Arlo reacted to something and has had a rash around his mouth for the past week or so.
My first instinct when I looked at the photo was that the rash was too harsh and detracting, so I edited it out. I don’t want to look back at this photo in years to come and the overriding thought be, “Look at Arlo’s rash”. It’s distracting.
This is the image straight out of camera. Yes, it would have helped if I got the framing and exposure right SOOC too. In fact, everything about this image is terrible.
So, I did what I usually do when I can’t decide, and I edited two versions – rashy and non-rashy.
Sometimes I find it really difficult to resist the urge to ‘perfect’ an image. Especially when I have all the tools right in front of me and I’m used to doing it for client work.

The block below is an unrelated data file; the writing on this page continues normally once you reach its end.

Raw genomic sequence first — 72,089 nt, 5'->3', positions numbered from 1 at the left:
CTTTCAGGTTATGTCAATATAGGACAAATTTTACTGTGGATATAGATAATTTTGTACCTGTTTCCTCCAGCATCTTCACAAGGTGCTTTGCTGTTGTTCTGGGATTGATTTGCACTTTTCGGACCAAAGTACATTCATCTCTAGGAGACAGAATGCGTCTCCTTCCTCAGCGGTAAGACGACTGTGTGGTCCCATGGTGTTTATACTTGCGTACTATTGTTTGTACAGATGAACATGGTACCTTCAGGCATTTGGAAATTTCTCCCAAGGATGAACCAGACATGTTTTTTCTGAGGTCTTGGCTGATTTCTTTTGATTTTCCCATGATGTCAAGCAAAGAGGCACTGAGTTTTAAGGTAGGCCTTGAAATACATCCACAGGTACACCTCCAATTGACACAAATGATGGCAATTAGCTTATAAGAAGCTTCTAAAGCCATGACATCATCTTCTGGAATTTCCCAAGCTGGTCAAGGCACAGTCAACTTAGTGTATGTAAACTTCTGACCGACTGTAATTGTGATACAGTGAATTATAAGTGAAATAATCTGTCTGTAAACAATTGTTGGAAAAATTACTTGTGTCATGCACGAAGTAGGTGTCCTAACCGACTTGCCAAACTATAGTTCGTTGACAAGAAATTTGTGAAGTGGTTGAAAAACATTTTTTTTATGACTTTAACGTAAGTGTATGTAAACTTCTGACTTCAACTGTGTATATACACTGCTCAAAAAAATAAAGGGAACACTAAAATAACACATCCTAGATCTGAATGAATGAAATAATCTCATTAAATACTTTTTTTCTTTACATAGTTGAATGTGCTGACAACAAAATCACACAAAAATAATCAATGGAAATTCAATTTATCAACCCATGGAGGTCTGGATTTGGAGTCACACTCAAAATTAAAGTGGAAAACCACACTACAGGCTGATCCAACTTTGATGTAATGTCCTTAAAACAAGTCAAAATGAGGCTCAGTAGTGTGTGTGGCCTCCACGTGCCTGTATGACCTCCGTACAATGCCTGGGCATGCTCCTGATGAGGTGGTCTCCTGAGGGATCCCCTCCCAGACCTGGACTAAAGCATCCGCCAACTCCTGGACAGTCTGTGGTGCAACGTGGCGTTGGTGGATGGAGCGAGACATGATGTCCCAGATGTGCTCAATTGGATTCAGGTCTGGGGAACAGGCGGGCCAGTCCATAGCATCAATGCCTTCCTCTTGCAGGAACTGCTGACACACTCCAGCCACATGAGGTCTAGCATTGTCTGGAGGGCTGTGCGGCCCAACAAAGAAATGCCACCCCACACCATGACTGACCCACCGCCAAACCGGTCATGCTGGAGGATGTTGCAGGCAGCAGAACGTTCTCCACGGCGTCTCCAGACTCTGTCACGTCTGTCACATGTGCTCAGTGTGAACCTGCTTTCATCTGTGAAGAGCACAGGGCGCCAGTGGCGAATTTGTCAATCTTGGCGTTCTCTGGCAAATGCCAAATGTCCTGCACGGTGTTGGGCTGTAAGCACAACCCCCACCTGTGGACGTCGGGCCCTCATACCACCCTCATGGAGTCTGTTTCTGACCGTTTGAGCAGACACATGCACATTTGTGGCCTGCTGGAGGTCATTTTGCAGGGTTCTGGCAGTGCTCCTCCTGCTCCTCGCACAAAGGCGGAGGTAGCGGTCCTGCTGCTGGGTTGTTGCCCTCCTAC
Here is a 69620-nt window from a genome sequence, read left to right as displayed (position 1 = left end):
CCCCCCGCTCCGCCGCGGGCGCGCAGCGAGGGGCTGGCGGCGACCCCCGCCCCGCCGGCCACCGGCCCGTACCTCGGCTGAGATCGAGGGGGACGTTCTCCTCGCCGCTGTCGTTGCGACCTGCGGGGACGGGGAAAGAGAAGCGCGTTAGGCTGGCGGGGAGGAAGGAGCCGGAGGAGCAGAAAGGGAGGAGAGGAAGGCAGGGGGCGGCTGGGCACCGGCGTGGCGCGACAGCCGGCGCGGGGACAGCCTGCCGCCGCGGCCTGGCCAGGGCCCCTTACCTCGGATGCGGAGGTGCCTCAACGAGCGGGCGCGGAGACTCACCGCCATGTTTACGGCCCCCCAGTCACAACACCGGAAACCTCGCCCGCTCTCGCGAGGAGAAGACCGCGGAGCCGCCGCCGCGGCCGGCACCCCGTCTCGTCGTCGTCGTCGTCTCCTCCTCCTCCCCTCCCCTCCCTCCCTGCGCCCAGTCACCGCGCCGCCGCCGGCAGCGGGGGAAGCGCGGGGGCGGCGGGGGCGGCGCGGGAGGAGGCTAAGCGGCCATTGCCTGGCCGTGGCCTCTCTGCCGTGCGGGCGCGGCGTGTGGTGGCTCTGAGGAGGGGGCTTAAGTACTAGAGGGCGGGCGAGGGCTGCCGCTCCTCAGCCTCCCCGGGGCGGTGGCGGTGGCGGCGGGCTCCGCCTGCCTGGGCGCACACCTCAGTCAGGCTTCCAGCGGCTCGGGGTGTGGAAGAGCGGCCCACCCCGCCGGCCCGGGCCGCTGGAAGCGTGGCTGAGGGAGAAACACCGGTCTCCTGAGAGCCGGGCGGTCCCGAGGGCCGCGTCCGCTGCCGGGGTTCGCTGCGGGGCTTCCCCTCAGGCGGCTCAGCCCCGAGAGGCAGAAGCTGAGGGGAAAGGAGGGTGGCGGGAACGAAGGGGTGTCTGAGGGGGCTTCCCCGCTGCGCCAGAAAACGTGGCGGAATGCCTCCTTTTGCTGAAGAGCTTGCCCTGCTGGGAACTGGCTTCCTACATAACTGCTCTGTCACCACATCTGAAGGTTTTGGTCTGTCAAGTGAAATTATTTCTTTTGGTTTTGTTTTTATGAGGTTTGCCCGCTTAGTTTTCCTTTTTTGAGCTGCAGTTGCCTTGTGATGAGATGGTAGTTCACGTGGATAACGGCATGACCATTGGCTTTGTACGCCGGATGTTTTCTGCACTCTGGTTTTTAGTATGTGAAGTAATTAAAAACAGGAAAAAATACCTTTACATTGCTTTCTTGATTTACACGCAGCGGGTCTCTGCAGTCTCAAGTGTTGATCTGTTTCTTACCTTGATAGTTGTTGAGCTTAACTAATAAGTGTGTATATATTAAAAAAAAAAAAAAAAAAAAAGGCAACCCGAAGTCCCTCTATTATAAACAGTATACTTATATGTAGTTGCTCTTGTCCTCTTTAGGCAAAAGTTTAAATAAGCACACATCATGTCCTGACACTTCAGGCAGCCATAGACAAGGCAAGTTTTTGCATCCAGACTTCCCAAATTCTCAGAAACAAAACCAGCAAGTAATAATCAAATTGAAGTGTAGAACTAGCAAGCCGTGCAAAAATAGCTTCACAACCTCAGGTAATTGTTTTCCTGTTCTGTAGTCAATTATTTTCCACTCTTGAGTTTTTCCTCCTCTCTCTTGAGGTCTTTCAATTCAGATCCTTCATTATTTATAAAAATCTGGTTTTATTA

I don’t like to mess around with eyes – if they come out super sharp and crazily vivid straight out of camera, then that’s great. Otherwise I leave them alone. There’s something about the eyes, I feel that if you create that look artificially, you end up making that person look artificial and not like themselves any more.
But with a close up portrait that I know I’m going to print one day, I do like to smooth and even out skin tone. Mainly because a barely noticeable red patch on screen can become a hugely harsh and distracting blotch on a large print. I will see that photo every day on my wall, and it will annoy me.
Sam absolutely hates it. He would prefer if every image was exactly as it was in real life. Whereas I don’t hesitate to edit out snot and food.
So, where do you draw the line? When does an image stop being a true representation of your child?
Until I make up my mind, I’ll just keep on editing two of everything.